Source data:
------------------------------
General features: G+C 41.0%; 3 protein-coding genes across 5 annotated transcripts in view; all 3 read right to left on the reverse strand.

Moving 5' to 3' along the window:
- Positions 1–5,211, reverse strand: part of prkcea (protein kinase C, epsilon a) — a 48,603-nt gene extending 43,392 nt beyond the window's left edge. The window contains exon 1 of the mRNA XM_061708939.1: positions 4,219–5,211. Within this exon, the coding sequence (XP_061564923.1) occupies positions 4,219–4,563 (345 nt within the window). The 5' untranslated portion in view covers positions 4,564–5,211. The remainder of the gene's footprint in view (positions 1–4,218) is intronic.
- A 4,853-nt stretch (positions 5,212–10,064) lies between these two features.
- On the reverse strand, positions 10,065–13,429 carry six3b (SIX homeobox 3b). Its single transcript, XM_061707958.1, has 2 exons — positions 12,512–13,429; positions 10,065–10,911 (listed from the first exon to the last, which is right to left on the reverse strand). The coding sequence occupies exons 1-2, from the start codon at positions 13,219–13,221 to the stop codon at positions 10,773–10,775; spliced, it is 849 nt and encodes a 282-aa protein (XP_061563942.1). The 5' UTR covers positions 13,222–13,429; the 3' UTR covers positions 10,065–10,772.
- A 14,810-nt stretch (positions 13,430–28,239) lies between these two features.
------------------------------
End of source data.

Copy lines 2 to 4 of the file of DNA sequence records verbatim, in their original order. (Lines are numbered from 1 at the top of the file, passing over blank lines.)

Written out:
Moving 5' to 3' along the window:
- Positions 1–5,211, reverse strand: part of prkcea (protein kinase C, epsilon a) — a 48,603-nt gene extending 43,392 nt beyond the window's left edge. The window contains exon 1 of the mRNA XM_061708939.1: positions 4,219–5,211. Within this exon, the coding sequence (XP_061564923.1) occupies positions 4,219–4,563 (345 nt within the window). The 5' untranslated portion in view covers positions 4,564–5,211. The remainder of the gene's footprint in view (positions 1–4,218) is intronic.
- A 4,853-nt stretch (positions 5,212–10,064) lies between these two features.